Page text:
Simulations: Pedagogical Tips
- 1 1. Keep it Simple
- 2 2. Know what you’re trying to do
- 3 3. Have confidence in students’ ability to work things out for themselves
- 4 4. Connect the simulation to the rest of students’ learning experience
- 5 5. Always feedback
- 6 6. Keep track of what’s happening
- 7 7. Does it take longer to explain than to play?
- 8 8. Remember your constraints on time and space
- 9 9. Play it again
- 10 10. Share your ideas and your experience
1. Keep it Simple
This is the most important point to remember! It is really easy to get caught in producing something complicated and involved, but when you are starting out, start small. You can make a simple simulation that does not require any great demands on you or your students, try it out so that you can get more comfortable with the practice of using it, and then add more elements to it. If you are not comfortable with it, then you will find it hard to explain to students, or to reassure them, and you are also less likely to try it again. Remember that even simple simulations produce a lot of rich learning opportunities, so you will not be depriving yourself on that front.
2. Know what you’re trying to do
This is a big truism of all learning and teaching, but one that is easily forgotten. When putting together a simulation, it is essential that you do not loose sight of the central purpose of the exercise, its learning objective. Typically, this should be something focused, either a piece of substantive knowledge (e.g. a concept) or skills development (e.g. negotiation). As you build a simulation around this objective, remember to keep checking that this is still clearly achieved. This is essential if you to be able to communicate this to students, both through the simulation and the subsequent feedback.
3. Have confidence in students’ ability to work things out for themselves
A big fear in using simulations is that you do not have control of what happens: instead, you set out a scenario and let students work their own way through that. More often than not, they will do something unexpected, or in a way that you had not foreseen. This is a good thing, because it helps to expose the many different ways that we can tackle such issues in social science. You just need to have confidence that students will be able to sort things out for themselves. In short, it is committing to a ‘no spoon-feeding’ position.
4. Connect the simulation to the rest of students’ learning experience
Avoid making a simulation an ‘end of module’ thing, a ‘bit of fun’ to fill an hour. Instead, make connections back into students’ prior knowledge, across into their learning within the rest of the module, and ahead into the rest of their studies. This means giving feedback and drawing out lessons for students.
5. Always feedback
One of the worst things you can do with a simulation is to just run it, then leave it. As underlined on the previous point, without feedback, students can find it hard to relate their experience within a simulation with the other things that they do in their studies. When giving feedback, always start by finding out what they have learned, and only then talk about what you observed: it is important to underline the value of their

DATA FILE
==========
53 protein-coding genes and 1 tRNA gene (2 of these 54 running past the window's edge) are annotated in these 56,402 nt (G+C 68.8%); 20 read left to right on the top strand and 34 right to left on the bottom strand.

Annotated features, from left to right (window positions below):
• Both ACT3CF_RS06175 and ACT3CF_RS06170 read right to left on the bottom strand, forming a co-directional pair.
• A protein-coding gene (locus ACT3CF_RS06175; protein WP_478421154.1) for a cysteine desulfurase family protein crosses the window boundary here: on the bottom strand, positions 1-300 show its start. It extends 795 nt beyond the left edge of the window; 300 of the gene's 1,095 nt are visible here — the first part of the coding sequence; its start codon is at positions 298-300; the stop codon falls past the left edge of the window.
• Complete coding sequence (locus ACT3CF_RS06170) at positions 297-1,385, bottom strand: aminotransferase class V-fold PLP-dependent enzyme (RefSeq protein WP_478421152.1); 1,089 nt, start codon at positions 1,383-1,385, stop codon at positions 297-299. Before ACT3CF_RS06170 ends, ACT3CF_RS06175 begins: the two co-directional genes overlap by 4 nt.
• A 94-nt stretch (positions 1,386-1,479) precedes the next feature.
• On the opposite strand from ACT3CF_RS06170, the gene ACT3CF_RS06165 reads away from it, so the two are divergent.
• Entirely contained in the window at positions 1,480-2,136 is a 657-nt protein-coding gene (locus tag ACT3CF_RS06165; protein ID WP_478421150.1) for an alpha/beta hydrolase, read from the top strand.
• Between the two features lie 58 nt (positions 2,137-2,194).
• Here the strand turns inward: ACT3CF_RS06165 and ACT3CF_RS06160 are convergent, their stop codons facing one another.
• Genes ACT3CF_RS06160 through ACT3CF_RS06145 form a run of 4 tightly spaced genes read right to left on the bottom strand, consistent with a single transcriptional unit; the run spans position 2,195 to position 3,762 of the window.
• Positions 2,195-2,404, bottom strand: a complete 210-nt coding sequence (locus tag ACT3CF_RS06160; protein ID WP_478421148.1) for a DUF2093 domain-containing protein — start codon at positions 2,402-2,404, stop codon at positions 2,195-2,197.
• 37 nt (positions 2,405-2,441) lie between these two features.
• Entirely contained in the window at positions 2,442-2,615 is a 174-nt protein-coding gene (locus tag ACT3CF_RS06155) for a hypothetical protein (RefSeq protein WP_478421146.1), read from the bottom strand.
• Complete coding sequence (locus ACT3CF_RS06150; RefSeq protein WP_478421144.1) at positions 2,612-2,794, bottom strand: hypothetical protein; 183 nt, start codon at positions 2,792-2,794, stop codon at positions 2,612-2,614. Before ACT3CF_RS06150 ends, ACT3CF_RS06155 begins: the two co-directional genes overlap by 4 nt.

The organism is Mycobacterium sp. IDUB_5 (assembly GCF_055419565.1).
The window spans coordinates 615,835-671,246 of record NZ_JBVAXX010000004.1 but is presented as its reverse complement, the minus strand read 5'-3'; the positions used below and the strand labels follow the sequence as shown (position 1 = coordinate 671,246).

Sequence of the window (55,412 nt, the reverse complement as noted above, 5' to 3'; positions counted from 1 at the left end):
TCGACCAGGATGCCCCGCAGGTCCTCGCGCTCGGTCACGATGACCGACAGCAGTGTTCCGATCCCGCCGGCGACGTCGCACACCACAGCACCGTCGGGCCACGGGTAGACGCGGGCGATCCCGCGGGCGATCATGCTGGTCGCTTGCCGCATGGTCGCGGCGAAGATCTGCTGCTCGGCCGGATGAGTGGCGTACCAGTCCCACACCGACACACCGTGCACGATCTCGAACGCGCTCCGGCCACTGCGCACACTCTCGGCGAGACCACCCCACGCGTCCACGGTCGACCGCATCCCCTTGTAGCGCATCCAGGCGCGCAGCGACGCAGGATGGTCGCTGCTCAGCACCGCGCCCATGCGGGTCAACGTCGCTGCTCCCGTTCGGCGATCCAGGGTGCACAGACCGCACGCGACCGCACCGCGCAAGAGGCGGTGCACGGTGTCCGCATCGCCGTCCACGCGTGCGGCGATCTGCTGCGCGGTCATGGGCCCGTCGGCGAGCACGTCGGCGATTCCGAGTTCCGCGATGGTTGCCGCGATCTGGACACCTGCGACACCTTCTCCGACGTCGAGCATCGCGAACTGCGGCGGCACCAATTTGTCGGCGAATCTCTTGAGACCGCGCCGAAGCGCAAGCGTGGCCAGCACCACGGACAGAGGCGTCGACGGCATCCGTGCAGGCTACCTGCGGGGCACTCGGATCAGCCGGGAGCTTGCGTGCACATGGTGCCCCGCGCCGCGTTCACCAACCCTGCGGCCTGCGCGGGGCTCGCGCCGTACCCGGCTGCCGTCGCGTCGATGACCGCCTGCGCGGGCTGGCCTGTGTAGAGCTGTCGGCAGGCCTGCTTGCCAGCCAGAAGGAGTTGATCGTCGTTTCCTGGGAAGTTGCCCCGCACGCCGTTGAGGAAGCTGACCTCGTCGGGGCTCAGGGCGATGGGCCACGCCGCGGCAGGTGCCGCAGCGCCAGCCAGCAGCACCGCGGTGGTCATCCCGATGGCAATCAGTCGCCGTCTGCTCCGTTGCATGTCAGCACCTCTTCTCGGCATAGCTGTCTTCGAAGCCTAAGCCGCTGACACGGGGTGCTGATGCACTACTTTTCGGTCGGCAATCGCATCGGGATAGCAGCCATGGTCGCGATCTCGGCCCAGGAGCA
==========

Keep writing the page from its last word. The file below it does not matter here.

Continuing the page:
6. Keep track of what’s happening
You can only give meaningful feedback if you closely follow what is happening. This is especially true if you are giving marks for participation, but holds regardless of whether there is assessment. Remember that it is very hard to follow more than a handful of people at once over any period of time, so think about capturing what happens with video, audio or online technologies.
7. Does it take longer to explain than to play?
If this happens, then you’ve lost your focus. Ideally, a simulation should be simple to explain and learn, but complex in its operation and outcomes. A good tip here is to think about what is causing the complexity, then throwing it all out or finding an analogous, or a more abstract situation. Remember that in simulations, the focus should be on students, not you.
8. Remember your constraints on time and space
A sad truth is that we often have to work with constraints on our time and rooming, so you need to take account of this when building a simulation. Indeed, you can use this to force yourself to think more creatively about how to meet your objectives within those constraints. Remember that if you need to do something ‘big’ you might split it up into smaller elements that will fit more easily into a timetable.
9. Play it again
Some of the most rewarding experiences as an instructor using simulations come when taking the same simulation and running it again, with different people. It really exposes the role of human agency, a key concern of all social sciences, and gives us another layer of analysis and feedback. You might even consider running a simulation twice with the same students, to let them see how they change. Playing a simulation again also let’s you build it up and add new aspects.
The sheer variety of forms and types of simulations is one of the great attractions of this approach, but also a barrier. If you can share your experiences and ideas, then others can see new ways into their own teaching needs, and you can get feedback on what you have done.